Avoiding the Natural Gas Trap

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Merrimack Gas Explosions: A Tragic Byproduct of Natural Gas
by Alyssa Rayman-Read

UPDATE: It’s the one-year anniversary of the Merrimack Valley gas explosion, and communities are still recovering from the disaster. It’s a stark reminder that we need to prioritize the health and safety of our communities, which means getting off dirty gas. Our aging gas infrastructure is expensive, leaky, and dangerous. We have cleaner, safer alternatives like electric stoves and hot water heaters ready to go. It’s time to swap out polluting gas for clean energy that doesn’t run the risk of exploding.

Conservation Matters Articles
Saying No to Fracked Gas
by Laurie O'Reilly

In 2015, energy giant Invenergy announced its plan to pave over a pristine forest in Burrillville, Rhode Island, to build a 900-megawatt fracked gas power plant. The plant size and scope immediately set off alarm bells at CLF’s Providence office. With coal plants across New England shutting down, thanks in large part to CLF’s campaign…

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Rhode Island Rejects Invenergy: A Quick History
by Bethany Kwoka

Late last month, Invenergy –  the Chicago-based energy company that’s been trying to build a fossil fuel power plant in the forests of Burrillville, Rhode Island since 2015 –  was denied a key permit it needs to start construction. This was a victory for CLF, for the people of Burrillville, and for everyone in New England.

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Rhode Island Rejects Invenergy
by Jerry Elmer

Today, Invenergy was denied a permit to pave over a pristine forest in Burrillville to build a fracked gas and diesel oil power plant that would emit carbon pollution for decades. This is a victory for CLF, for the people of Burrillville, and for a world facing a climate emergency.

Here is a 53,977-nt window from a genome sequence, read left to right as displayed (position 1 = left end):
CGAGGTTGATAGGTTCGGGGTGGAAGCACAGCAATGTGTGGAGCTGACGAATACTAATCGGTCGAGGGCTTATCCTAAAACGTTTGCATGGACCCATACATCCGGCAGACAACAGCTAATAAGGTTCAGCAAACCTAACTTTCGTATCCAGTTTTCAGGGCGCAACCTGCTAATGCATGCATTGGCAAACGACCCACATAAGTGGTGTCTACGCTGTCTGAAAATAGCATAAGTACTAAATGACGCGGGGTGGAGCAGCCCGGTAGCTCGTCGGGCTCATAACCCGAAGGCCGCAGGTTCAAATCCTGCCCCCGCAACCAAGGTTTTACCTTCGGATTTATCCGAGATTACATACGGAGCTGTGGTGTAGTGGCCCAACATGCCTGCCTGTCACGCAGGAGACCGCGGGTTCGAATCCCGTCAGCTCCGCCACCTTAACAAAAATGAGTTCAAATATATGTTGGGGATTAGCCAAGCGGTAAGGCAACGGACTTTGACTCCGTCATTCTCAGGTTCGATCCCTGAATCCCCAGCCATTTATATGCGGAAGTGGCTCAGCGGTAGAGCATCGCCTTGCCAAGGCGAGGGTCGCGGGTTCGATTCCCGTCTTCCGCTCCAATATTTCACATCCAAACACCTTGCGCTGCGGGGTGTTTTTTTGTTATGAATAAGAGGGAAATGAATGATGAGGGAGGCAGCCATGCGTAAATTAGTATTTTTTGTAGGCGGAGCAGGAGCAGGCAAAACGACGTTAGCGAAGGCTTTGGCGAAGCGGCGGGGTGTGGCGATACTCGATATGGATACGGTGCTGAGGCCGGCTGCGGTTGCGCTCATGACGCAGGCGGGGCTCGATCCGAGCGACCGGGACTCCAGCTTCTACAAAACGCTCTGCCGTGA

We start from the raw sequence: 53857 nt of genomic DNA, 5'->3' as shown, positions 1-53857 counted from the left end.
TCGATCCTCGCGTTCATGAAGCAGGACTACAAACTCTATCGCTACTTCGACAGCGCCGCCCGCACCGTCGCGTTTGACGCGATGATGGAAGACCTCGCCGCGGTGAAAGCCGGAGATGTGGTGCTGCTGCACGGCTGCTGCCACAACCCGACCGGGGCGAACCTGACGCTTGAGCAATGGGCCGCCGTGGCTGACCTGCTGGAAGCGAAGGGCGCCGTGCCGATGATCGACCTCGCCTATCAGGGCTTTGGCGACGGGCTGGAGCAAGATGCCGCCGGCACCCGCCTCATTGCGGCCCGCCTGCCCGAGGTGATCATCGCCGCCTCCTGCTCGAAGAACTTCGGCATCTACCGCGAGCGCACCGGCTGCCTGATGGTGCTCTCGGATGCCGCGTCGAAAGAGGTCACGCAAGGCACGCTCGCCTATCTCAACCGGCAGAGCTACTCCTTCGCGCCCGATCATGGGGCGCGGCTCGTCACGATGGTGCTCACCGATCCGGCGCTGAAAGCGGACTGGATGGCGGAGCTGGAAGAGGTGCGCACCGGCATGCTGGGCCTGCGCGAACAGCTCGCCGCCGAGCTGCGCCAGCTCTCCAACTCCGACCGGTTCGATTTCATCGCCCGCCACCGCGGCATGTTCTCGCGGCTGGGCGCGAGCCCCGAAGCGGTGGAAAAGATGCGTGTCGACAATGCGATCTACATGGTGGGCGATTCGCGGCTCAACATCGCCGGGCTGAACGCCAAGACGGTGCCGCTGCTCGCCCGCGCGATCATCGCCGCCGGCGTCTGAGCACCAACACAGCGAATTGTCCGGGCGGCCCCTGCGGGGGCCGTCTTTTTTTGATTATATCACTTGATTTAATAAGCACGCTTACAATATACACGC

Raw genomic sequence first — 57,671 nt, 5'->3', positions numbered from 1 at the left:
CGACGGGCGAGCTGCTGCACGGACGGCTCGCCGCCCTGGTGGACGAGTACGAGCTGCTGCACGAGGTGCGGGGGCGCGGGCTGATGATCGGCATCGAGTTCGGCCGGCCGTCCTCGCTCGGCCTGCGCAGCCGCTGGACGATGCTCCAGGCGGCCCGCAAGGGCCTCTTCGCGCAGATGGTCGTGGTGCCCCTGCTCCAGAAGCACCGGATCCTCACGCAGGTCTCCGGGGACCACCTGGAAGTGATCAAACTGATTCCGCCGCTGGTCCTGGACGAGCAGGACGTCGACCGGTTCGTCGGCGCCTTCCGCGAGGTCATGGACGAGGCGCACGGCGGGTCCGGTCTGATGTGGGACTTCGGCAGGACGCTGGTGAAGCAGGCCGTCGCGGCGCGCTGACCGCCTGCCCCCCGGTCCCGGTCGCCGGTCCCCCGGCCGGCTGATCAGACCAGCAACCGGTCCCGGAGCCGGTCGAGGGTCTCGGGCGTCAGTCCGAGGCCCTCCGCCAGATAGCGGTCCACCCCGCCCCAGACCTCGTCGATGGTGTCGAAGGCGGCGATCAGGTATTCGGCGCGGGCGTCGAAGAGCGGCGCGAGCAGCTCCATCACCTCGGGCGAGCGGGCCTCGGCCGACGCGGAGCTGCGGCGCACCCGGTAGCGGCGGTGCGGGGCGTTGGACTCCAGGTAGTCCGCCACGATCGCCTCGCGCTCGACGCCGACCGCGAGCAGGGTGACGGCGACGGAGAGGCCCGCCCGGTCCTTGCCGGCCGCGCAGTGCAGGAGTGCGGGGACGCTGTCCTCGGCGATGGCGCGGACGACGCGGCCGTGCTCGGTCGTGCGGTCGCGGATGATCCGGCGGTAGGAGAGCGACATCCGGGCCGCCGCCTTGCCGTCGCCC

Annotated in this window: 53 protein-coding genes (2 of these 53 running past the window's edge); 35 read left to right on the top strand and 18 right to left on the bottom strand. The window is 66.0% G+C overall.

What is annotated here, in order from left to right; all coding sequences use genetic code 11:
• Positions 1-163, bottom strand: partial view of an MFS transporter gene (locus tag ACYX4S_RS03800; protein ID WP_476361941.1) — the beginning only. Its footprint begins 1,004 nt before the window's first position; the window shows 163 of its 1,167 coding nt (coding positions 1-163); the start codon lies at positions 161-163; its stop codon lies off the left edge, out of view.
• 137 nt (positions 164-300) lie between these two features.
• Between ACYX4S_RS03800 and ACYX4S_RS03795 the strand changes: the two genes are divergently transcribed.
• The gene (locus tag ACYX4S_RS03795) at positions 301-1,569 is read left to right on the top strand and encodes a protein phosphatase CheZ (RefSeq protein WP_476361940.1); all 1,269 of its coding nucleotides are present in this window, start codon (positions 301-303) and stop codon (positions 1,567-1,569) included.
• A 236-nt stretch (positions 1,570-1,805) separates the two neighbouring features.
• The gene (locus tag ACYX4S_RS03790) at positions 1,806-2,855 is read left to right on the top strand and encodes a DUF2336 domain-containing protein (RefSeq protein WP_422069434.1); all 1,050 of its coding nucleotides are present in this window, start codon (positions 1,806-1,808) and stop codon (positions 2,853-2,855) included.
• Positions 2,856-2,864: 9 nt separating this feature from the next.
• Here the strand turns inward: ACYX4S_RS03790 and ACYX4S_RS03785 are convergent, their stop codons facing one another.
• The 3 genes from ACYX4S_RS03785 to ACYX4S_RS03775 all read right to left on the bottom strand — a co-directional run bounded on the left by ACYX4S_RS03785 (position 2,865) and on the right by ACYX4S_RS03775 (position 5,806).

Blog
Invenergy Final Hearing Resumes
by Jerry Elmer

After a month-long hiatus, the Invenergy Final Hearing has resumed. At stake is whether Rhode Island’s Energy Facility Siting Board will grant Invenergy a permit to pave over a forest in Burrillville to build a new fracked gas and diesel oil power plant.

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Why We Don’t Need to Worry About Cold Snaps in New England
by Bethany Kwoka

It’s hardly news that temperatures in New England drop below freezing in winter. But as CLF has long argued, we have plenty of fuel to get through even the coldest winters unscathed, without footing the bill for a polluting new pipeline. And on top of that, if we want to avoid the most devastating effects of climate change, we must stop using dirty fuels like gas altogether.

Conservation Matters Articles
Turn Off the Gas
by Laurie O'Reilly

Every November, as the days get shorter and the air chillier, Greg Cunningham braces himself for what’s to come. But it’s not the raw Maine winter he’s preparing for; it’s the annual outcry from utility companies and the gas industry calling for more pipelines and power plants in New England. As head of CLF’s Clean…